Hoarseness is a general term that describes abnormal voice changes. When hoarse, the voice may sound breathy, raspy, strained or there may be changes in volume (loudness) or pitch (how high or low the voice is).
Causes of Hoarseness
Hoarseness due to a cold or flu may be evaluated by family physicians, pediatricians, and internists who have learned how to examine the larynx.When hoarseness lasts longer that two weeks or has no obvious cause it should be evaluated by an Otolaryngologist.
There are many causes of hoarseness. Fortunately, most are not serious and tend to go away in a short period of time.
- The most common cause is acute laryngitis which usually occurs due to swelling from a common cold, upper respiratory infection or irritation caused by excessive voice use such as screaming at a sporting event or rock concert.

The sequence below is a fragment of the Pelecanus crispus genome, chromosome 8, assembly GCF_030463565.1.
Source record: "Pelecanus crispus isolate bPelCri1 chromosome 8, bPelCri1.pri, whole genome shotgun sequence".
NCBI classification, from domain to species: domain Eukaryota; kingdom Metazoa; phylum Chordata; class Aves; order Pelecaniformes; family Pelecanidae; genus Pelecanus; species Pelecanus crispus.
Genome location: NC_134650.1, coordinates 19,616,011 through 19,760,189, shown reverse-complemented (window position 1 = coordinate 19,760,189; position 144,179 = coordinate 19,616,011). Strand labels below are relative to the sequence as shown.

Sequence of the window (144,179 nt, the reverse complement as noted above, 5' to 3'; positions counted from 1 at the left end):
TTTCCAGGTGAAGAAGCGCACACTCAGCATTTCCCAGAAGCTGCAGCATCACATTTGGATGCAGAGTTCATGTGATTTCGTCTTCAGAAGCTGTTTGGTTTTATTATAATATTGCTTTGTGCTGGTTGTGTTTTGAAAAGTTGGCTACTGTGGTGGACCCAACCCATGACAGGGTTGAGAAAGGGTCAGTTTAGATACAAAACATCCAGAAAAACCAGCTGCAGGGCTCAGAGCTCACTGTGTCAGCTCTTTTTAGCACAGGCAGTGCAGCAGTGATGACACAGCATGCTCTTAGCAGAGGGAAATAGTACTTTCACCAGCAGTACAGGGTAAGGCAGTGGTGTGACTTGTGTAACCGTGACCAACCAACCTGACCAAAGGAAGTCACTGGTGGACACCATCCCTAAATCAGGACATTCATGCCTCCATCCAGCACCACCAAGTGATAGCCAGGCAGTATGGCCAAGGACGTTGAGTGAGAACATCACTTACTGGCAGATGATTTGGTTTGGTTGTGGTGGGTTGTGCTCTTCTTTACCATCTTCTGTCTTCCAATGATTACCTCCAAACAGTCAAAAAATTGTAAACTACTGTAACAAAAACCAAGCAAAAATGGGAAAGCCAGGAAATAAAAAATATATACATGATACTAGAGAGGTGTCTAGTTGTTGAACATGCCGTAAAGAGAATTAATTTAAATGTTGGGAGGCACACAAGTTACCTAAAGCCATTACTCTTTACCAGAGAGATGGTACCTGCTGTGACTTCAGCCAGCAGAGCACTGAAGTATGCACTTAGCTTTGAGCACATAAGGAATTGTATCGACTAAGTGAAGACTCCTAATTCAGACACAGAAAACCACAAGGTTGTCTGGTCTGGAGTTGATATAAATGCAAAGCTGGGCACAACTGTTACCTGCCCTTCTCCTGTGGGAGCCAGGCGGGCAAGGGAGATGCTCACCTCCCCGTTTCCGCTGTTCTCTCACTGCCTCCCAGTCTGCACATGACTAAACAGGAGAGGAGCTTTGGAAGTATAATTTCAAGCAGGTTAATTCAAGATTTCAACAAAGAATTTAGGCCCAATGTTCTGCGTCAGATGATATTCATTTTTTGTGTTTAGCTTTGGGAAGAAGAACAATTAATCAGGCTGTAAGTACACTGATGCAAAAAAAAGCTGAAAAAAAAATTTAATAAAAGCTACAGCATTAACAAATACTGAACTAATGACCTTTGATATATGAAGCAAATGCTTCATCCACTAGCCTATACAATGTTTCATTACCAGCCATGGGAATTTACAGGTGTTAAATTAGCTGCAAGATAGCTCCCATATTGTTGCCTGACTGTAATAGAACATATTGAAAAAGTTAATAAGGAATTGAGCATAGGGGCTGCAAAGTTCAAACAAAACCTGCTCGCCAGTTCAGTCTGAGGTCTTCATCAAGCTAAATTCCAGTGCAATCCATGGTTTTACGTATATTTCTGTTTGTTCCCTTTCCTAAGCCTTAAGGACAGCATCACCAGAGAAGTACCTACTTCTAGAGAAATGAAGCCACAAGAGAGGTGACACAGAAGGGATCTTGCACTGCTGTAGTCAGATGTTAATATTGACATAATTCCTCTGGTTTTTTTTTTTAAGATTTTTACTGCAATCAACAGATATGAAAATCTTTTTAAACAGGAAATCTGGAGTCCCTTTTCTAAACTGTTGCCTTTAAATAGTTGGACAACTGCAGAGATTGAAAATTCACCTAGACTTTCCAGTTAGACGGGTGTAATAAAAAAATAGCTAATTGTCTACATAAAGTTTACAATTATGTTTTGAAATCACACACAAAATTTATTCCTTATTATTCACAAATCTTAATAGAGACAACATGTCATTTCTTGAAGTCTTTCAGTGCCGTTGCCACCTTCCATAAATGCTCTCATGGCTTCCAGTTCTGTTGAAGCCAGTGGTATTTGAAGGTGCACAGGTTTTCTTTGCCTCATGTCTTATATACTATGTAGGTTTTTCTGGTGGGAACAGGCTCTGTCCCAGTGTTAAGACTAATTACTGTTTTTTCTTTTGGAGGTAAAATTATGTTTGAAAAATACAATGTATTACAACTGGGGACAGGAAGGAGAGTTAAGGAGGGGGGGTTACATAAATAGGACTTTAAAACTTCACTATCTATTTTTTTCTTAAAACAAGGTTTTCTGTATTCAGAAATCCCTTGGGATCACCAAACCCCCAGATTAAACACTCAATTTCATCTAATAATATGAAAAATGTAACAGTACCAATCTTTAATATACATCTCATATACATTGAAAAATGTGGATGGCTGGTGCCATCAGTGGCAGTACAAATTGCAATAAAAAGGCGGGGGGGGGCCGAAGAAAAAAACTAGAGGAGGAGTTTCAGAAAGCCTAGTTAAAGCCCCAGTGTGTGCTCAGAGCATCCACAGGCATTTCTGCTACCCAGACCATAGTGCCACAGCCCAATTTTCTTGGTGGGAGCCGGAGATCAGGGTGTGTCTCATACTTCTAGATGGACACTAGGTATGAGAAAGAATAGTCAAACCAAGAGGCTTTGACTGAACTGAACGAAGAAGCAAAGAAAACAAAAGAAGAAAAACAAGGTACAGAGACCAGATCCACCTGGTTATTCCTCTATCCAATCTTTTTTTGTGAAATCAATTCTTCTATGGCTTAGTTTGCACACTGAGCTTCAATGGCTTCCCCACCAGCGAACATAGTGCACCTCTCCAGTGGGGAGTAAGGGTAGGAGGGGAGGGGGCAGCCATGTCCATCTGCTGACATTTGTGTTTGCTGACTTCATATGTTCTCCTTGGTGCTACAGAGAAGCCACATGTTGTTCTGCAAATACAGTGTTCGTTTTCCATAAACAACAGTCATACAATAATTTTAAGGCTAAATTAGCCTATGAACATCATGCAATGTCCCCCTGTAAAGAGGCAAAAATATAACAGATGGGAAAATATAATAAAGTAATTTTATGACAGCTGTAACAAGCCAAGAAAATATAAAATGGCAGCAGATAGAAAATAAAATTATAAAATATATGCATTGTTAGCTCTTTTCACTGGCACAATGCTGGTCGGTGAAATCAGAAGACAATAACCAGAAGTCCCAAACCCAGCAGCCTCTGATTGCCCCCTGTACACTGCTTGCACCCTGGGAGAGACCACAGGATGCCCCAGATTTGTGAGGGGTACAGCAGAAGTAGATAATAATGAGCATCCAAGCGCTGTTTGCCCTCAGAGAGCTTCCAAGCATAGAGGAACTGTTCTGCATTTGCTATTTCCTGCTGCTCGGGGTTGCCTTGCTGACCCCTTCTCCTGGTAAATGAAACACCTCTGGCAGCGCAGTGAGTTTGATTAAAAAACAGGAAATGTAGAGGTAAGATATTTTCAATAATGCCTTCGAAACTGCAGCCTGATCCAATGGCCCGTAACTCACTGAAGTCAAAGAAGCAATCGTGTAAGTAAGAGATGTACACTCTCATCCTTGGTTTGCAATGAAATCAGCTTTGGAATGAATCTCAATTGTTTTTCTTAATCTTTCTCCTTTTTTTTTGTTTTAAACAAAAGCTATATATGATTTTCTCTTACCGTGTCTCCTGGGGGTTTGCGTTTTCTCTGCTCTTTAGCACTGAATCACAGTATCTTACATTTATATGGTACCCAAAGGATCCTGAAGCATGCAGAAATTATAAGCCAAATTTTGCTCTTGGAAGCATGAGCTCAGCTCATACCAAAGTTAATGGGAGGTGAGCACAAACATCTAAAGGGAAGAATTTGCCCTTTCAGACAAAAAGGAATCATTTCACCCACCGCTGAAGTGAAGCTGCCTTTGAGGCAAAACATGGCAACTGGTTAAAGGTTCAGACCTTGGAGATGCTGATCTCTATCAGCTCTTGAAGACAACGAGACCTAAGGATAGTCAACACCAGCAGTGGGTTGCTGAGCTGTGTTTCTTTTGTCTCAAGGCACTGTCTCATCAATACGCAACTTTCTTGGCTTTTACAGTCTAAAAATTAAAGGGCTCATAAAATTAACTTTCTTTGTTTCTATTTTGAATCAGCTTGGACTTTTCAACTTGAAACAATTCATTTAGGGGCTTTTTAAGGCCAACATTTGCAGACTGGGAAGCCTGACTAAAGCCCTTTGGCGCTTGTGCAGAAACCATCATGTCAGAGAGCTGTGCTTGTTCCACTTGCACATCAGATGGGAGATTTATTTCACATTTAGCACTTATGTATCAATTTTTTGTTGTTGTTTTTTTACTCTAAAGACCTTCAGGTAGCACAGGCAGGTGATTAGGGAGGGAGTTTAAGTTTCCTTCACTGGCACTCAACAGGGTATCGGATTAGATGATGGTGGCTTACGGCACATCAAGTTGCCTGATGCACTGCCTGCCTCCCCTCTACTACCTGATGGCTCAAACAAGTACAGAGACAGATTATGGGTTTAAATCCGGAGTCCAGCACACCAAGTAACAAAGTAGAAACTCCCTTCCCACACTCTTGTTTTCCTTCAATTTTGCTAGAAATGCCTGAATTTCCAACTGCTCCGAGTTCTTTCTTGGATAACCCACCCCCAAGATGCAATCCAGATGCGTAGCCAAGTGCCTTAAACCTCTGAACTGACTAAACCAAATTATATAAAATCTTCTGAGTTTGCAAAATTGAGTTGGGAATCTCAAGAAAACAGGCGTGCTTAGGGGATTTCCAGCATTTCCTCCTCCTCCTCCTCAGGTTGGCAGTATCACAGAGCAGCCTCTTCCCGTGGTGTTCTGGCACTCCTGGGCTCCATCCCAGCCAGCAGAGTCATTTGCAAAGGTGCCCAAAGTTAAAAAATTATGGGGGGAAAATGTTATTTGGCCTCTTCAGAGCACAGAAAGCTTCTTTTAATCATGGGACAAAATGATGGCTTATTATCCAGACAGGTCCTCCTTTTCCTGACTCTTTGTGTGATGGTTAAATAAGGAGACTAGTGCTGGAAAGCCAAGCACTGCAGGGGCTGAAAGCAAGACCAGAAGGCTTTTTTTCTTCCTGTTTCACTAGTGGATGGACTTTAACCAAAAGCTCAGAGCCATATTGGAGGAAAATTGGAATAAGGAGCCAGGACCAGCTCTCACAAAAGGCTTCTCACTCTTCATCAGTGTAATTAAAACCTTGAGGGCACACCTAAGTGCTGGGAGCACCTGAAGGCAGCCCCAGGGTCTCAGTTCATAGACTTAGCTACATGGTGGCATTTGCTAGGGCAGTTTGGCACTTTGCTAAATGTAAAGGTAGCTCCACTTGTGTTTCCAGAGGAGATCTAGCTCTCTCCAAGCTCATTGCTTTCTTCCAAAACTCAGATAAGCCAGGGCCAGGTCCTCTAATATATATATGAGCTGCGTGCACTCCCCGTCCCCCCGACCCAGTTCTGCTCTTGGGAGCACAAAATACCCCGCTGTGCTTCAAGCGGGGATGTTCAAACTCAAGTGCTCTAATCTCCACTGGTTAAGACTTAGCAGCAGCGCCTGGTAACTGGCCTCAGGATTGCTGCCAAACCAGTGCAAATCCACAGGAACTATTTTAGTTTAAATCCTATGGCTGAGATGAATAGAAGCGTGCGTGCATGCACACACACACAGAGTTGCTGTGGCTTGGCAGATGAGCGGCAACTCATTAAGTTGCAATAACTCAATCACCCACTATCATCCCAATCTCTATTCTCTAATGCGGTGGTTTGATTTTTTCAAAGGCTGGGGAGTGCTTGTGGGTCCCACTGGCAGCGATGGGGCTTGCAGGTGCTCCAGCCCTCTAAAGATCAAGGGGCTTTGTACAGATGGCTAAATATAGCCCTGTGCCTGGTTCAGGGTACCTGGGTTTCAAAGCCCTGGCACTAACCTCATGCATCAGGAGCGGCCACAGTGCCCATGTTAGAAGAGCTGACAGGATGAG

- More prolonged hoarseness is usually due to using your voice too much, too loudly, or improperly over extended periods of time. These habits can lead to vocal nodules (singer’s nodules), callous-like growths, or may lead to polyps of the vocal cords (more extensive swelling). Both of these conditions are benign. Vocal nodules are common in children and adults who raise their voice in work or play.
- A common cause of hoarseness may be Gastro-Esophageal Reflux, when stomach acid comes up the swallowing tube (esophagus) and irritates the vocal cords. Many patients with reflux-related changes of voice do not have symptoms of heartburn. Usually, the voice is worse in the morning and improves during the day. These individuals may have a sensation of a lump in their throat, mucus sticking in their throat or an excessive desire to clear their throat.
- Smoking is another cause of hoarseness. As smoking is the major cause of throat cancer, if smokers are hoarse, they should see an Otolaryngologist.
- Other causes for hoarseness include allergies, thyroid problems, neurological disorders, trauma to the voice box, and occasionally, the normal menstrual cycle.